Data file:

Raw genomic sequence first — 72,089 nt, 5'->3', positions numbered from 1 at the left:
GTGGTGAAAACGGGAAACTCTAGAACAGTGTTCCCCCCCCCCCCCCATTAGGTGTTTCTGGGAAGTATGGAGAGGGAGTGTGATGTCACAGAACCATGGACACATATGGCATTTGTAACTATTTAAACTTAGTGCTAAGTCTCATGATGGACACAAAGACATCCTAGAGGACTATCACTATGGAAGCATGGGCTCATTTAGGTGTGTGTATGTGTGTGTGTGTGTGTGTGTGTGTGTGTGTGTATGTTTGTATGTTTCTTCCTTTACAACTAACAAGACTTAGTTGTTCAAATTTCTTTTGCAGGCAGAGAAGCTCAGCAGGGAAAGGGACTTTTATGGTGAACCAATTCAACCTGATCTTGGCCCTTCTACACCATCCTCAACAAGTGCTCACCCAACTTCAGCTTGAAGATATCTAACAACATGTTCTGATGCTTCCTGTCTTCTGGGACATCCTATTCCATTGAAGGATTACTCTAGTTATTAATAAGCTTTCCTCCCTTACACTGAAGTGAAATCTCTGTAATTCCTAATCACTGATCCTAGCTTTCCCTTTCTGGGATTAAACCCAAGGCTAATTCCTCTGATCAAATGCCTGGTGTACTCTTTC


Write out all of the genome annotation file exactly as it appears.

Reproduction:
Raw genomic sequence first — 72,089 nt, 5'->3', positions numbered from 1 at the left:
GTGGTGAAAACGGGAAACTCTAGAACAGTGTTCCCCCCCCCCCCCCATTAGGTGTTTCTGGGAAGTATGGAGAGGGAGTGTGATGTCACAGAACCATGGACACATATGGCATTTGTAACTATTTAAACTTAGTGCTAAGTCTCATGATGGACACAAAGACATCCTAGAGGACTATCACTATGGAAGCATGGGCTCATTTAGGTGTGTGTATGTGTGTGTGTGTGTGTGTGTGTGTGTGTGTGTATGTTTGTATGTTTCTTCCTTTACAACTAACAAGACTTAGTTGTTCAAATTTCTTTTGCAGGCAGAGAAGCTCAGCAGGGAAAGGGACTTTTATGGTGAACCAATTCAACCTGATCTTGGCCCTTCTACACCATCCTCAACAAGTGCTCACCCAACTTCAGCTTGAAGATATCTAACAACATGTTCTGATGCTTCCTGTCTTCTGGGACATCCTATTCCATTGAAGGATTACTCTAGTTATTAATAAGCTTTCCTCCCTTACACTGAAGTGAAATCTCTGTAATTCCTAATCACTGATCCTAGCTTTCCCTTTCTGGGATTAAACCCAAGGCTAATTCCTCTGATCAAATGCCTGGTGTACTCTTTC